NEWARK, N.J. (CBSNewYork/AP) — The parents of the Rutgers University student who killed himself after authorities said his intimate encounter with a man was captured by a webcam want his classmates’ invasion-of-privacy cases prosecuted, but they don’t want them to receive harsh punishment.
Tyler Clementi’s parents, Jane and Joseph Clementi, issued a statement Tuesday, six months after he jumped to his death from the George Washington Bridge.READ MORE: After More Than A Year, The Show Must Go On: More Broadway Shows Announce Plans To Resume Performances
“The past six months have been the most difficult and painful of our lives,” they said. “We have done our best to deal with the grief and pain of the death of our son Tyler, in awful circumstances while dealing with the crush of media attention, the pending criminal investigations and, of course, our own unanswered questions.”
The Clementis have not granted any interviews, but have released a few statements to reporters. The latest one was sent first to The Star-Ledger of Newark.
Clementi’s roommate, Dharun Ravi, and classmate Molly Wei are each charged with two counts of invasion of privacy. Authorities said that last September, they used a webcam to watch part of Clementi’s encounter with another man. Within days, Clementi killed himself.
Family attorney Paul Mainardi said the Clementis feel it’s important to establish it was not “a college prank.”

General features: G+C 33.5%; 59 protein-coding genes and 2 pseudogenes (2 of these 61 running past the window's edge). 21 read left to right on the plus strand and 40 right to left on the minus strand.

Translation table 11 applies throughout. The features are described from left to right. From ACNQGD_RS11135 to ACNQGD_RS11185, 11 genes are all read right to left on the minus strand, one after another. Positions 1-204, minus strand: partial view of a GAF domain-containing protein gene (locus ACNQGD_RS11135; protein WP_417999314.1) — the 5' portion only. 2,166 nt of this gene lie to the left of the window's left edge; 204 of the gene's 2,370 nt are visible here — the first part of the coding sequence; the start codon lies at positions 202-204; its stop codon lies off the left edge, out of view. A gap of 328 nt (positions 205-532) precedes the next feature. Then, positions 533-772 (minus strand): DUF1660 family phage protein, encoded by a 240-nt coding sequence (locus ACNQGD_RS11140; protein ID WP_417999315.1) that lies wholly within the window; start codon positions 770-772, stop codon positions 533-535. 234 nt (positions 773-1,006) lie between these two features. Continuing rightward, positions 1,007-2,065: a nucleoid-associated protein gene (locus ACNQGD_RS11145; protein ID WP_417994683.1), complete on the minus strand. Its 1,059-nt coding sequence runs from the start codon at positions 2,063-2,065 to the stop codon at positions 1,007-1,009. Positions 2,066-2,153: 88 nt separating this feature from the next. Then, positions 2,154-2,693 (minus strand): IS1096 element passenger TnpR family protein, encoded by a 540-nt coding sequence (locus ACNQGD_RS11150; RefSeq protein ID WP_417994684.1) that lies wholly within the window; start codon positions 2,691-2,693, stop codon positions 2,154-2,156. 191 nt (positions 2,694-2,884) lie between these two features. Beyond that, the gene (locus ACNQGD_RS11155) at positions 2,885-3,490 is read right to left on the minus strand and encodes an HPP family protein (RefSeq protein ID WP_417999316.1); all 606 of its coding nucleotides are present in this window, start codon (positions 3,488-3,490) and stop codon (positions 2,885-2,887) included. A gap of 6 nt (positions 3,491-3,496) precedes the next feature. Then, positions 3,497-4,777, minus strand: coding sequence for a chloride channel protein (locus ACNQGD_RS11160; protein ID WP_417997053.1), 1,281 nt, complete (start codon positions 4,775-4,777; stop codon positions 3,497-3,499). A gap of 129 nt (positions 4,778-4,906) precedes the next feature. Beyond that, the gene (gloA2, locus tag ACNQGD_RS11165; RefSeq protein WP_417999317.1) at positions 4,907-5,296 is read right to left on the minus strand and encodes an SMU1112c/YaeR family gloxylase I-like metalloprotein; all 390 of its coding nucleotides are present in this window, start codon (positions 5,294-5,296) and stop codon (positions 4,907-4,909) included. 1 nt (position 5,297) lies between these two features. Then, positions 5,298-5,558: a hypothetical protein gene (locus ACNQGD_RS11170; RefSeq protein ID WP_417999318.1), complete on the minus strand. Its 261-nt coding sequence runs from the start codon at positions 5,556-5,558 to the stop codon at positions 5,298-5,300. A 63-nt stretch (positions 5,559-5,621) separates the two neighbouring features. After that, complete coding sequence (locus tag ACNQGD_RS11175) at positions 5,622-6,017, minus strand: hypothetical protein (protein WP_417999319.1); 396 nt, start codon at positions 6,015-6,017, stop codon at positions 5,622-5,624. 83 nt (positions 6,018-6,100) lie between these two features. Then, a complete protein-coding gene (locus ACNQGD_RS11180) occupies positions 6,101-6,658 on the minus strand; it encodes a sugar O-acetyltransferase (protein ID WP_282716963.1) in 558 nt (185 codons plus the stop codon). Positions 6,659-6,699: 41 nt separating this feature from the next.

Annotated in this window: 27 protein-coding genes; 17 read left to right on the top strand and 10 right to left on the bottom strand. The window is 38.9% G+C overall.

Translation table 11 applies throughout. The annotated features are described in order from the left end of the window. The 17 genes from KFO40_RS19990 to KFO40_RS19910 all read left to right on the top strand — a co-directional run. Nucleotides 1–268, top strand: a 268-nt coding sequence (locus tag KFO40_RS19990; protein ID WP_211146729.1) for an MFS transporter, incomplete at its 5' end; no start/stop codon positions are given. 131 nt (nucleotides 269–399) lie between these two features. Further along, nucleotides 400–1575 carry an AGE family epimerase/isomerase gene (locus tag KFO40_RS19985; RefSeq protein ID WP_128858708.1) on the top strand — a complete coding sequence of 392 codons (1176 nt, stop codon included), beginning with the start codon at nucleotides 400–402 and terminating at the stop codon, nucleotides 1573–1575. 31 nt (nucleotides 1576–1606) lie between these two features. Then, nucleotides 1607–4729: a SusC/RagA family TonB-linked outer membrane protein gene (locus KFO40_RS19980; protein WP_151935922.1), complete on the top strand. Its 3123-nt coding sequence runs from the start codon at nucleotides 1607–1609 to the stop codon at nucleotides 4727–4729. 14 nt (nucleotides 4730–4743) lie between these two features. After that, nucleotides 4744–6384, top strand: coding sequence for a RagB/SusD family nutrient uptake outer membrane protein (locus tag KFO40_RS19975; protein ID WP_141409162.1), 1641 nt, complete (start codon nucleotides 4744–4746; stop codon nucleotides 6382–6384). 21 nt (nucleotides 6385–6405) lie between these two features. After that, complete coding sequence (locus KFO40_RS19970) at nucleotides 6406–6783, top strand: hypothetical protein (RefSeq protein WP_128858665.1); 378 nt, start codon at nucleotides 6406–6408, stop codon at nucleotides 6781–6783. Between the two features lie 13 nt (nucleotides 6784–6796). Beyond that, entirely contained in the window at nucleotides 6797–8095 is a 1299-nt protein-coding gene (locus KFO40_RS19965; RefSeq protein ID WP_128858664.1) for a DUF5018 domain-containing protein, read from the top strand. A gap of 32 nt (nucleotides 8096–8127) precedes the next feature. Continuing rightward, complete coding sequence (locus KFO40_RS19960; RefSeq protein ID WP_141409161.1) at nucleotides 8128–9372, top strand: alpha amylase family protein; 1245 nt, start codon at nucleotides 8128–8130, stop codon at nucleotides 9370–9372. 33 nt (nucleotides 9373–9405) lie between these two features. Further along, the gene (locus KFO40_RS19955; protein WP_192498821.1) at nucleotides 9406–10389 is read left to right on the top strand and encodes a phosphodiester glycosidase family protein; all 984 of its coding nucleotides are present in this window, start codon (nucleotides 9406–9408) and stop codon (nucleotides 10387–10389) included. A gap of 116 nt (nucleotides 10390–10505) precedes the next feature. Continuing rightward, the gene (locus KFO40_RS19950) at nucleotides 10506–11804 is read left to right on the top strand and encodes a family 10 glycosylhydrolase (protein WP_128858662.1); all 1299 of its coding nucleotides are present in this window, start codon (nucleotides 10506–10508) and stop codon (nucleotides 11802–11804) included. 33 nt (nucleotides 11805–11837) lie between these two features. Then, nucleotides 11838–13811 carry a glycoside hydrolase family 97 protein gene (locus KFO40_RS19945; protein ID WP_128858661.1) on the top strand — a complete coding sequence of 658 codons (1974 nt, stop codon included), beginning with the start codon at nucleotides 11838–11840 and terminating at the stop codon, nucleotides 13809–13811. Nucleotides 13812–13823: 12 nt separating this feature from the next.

RELATED:Parents Of Rutgers Student Intend To Sue | Orchestra To Honor Rutgers Student | NJ Legislature Approves Tougher Bullying Law | NJ Lawmakers Want To Toughen Anti-Bullying Law | Suicide Prevention Focus Of Weekend Conference | Rutgers Suicide Case Poses Test For NJ Privacy Law | NJ Gov. Chris Christie Signs Anti-Bullying Law | NJ Hosts Conference On Gay Youth Suicide Risks
Gay rights and anti-bullying groups seized on the suicide and made it a symbol of the movement to take bullying, particularly of young gay people, seriously.
The charges against Ravi and Wei do not link the alleged spying to Clementi’s suicide.READ MORE: There Are Concerns Colonial Pipeline Ransomware Attack Could Lead To Higher Prices At The Pump
The Middlesex County Prosecutor’s Office has weighed additional bias intimidation charges, but no decision on those more serious charges has been announced. Mainardi said he believes the investigation is substantially complete.
Lawyers for the students, both of whom have since withdrawn from Rutgers, have said their clients are not guilty of any crimes. The lawyers did not immediately return calls on Tuesday.
The fallout from the case has been immense. The Point, a scholarship-granting group based in Los Angeles, has announced a scholarship in Clementi’s memory.
The Ridgewood Symphony Orchestra and the Bergen Youth Orchestra, where Clementi, a violinist, had been a member, have had performances in his memory and named concertmaster chairs after him.
His parents say they are also starting a foundation that would raise public awareness of bullying, assist vulnerable young people and encourage research and awareness of the effects of electronic media.
Rutgers has decided to allow men and women to be roommates in parts of certain dorms — largely as a way to make gay, lesbian and transgender students more comfortable.
And celebrities from President Barack Obama to entertainer Ellen DeGeneres have campaigned publicly against bullying.MORE NEWS: Times Square Shooting: Hero Officer Alyssa Vogel Speaks About Rescuing 4-Year-Old Gunshot Victim
(TM and Copyright 2011 CBS Radio Inc. and its relevant subsidiaries. CBS RADIO and EYE Logo TM and Copyright 2011 CBS Broadcasting Inc. Used under license. All Rights Reserved. This material may not be published, broadcast, rewritten, or redistributed. The Associated Press contributed to this report.)